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Can I do this ???

by Anonymous Monk
on Jan 22, 2009 at 11:09 UTC ( #738111=perlquestion: print w/replies, xml ) Need Help??
Anonymous Monk has asked for the wisdom of the Perl Monks concerning the following question:

I have a problem here .. i know that through child process I cant modify parents' variables. But just asking if there is a way ... Here is the problem: Perl script sets a $ENV{'SSD'} variables & calls system command to invoke a shell script system("sh") Shell script echoes the variable set by perl script echo $SSD This works fine But if I modify the value of the $SSD in shell script .. no change seen in perl script .. Is there a way to make it work?? Thanks

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Re: Can I do this ???
by bingos (Vicar) on Jan 22, 2009 at 11:21 UTC

    The simple answer is 'No'. Child processes get a copy of the parent's environment, see this

    Apparently it is vaguely possible on MSWin32 with some craftiness

Re: Can I do this ???
by grinder (Bishop) on Jan 22, 2009 at 14:03 UTC

    You can do this with a little cooperation between different processes. Consider the following:

    #! /bin/sh perl prog1 -x ./ foo bar [ -f ./ ] && ./ perl prog2 quux

    The idea is that prog1 writes valid shell commands to the file, does whatever else it has to do and then exits. Execution flow returns to the outer shell, which then sources the file that it wrote.

    The prog2 program then runs, and picks up what ever environment changes were made by

    This is rather fragile and insecure. If you are brave and insist on this approach you really should consider using IPC (Inter-Process Communication) for a more robust solution. The idea is to create a channel of communication (child writes, parent reads) between the two. See perlipc for more information.

    • another intruder with the mooring in the heart of the Perl

      grinder++ I agree with you, that parents cooperating with children can cause a change in the parents environment. Hey, that probably holds true in real life as well...

      My contribution here is that I implemented something similar, using unix signals. The parent would trap on an unused signal (I used SIGUSR1) and read-in-and-execute all the commands contained in a pre-defined temporary file.

      When the child wanted to change something in the parents environment, it would write those changes to the pre-defined temporary file, then would poke-the-parent-in-the-side by sending a signal via the unix kill(1) command.

      This worked well for me.


Re: Can I do this ???
by JavaFan (Canon) on Jan 22, 2009 at 11:16 UTC
    Only by switching to an OS that passes environmental changes to parent processes. The perlfaq used to suggest that it was possible in VMS. But it isn't possible in any Unix or Windows platform.
Re: Can I do this ???
by cdarke (Prior) on Jan 22, 2009 at 12:42 UTC
    Win32::EnvProcess on Windows, but it can be a bit flaky. Try as I might I cannot hack a way of doing that in *nix, even by attaching as a debugger.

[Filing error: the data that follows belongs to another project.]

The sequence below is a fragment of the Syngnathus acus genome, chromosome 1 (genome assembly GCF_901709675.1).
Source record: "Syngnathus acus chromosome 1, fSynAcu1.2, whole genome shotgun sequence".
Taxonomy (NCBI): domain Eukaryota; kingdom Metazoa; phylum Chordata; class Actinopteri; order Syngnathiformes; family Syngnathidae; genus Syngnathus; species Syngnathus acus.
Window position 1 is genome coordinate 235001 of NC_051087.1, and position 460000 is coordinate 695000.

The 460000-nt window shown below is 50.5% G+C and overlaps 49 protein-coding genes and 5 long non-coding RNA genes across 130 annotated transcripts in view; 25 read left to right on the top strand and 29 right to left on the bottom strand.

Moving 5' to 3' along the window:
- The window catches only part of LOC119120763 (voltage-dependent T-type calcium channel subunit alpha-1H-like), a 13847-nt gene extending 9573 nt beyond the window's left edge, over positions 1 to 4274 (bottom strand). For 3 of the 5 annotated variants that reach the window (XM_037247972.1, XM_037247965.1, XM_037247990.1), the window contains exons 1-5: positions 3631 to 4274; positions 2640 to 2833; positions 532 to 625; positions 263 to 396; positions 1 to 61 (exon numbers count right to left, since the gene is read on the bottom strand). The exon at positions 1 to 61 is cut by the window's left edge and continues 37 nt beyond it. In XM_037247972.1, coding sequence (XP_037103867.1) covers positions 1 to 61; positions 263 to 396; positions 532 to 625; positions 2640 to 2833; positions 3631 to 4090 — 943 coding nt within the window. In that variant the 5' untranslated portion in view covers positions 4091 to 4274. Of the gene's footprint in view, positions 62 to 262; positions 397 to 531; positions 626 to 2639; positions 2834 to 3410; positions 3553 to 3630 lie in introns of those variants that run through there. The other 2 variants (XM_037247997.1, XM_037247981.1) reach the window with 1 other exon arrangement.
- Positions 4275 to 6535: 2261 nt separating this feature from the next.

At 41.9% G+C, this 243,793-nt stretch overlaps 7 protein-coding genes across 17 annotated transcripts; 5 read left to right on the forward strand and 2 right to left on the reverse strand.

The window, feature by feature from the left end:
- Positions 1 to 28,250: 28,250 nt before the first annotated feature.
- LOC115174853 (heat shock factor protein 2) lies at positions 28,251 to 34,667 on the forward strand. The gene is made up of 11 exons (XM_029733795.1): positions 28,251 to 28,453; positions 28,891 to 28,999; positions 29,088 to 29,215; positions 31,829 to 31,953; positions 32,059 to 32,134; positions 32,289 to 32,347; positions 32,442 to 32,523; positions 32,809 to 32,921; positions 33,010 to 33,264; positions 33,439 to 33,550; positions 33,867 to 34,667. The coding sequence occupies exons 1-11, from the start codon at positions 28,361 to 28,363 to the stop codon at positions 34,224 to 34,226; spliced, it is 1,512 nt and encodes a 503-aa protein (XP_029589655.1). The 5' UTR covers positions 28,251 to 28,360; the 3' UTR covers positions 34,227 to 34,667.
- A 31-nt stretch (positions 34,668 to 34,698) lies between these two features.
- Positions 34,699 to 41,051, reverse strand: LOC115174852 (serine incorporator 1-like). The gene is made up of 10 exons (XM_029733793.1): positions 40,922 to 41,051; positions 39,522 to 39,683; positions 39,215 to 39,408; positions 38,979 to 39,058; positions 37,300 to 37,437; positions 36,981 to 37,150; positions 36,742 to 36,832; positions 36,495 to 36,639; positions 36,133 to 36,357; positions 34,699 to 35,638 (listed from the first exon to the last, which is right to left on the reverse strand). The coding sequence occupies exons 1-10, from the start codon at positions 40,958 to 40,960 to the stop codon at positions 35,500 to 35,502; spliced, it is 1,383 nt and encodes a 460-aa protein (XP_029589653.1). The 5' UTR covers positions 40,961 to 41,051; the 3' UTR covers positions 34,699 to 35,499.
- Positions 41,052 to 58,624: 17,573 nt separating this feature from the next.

You really need co-operating processes and some sort of perlipc.

    update: For example (untested):
    my $status = system('(;');
    The '' perl script runs in the same subshell as the script, and should be able to pickup environment variable changes. It can then use some sort of IPC to pass the env. block back to the parent (or even save it in a file).
Re: Can I do this ???
by rovf (Priest) on Jan 22, 2009 at 12:56 UTC
    i know that through child process I cant modify parents' variables. But just asking if there is a way

    Fortunately not. I would feel very uneasy as a programmer if I had to worry whether my child processes secretly change my environment without me noticing. This is already pretty nasty in Windoze batch programming where this "feature" is possible.

    IMHO, values should passed back to the parent in a way which is clearly visible (i.e. the caller has to ask for the values). How this is done, depends on the application being called. For instance, you might pass a filename to the application, and it writes any output parameters into the file. Or, the application uses stdout to pass data back, and you use qx() instead of system() to catch it.

    Ronald Fischer <>
      This is already pretty nasty in Windoze batch programming where this "feature" is possible.

      It is?

      > type foo.cmd perl -le "print q{FOOBAR=}, $ENV{FOOBAR}" perl -e "$ENV{FOOBAR}=rand(9999)" perl -le "print q{FOOBAR=}, $ENV{FOOBAR}"

      This produces


      Which seems to show that things are working as expected. Either that, or I suck at writing Windows batch files.

      • another intruder with the mooring in the heart of the Perl

        Windows batch processing.

        @REM -------------------------------- @REM runme.cmd @echo off SET FOO=bar echo %FOO% echo Calling setter.cmd call setter.cmd echo After setter.cmd echo %FOO%
        @REM --------------------------------- @REM setter.cmd echo "I am in setter." set FOO=biz echo Setters FOO = %FOO%
        -------------------------------------- output -------------------------------------- bar Calling setter.cmd "I am in setter." Setters FOO = biz After setter.cmd biz

        The called sub command, setter.cmd, resets the environment of the caller.


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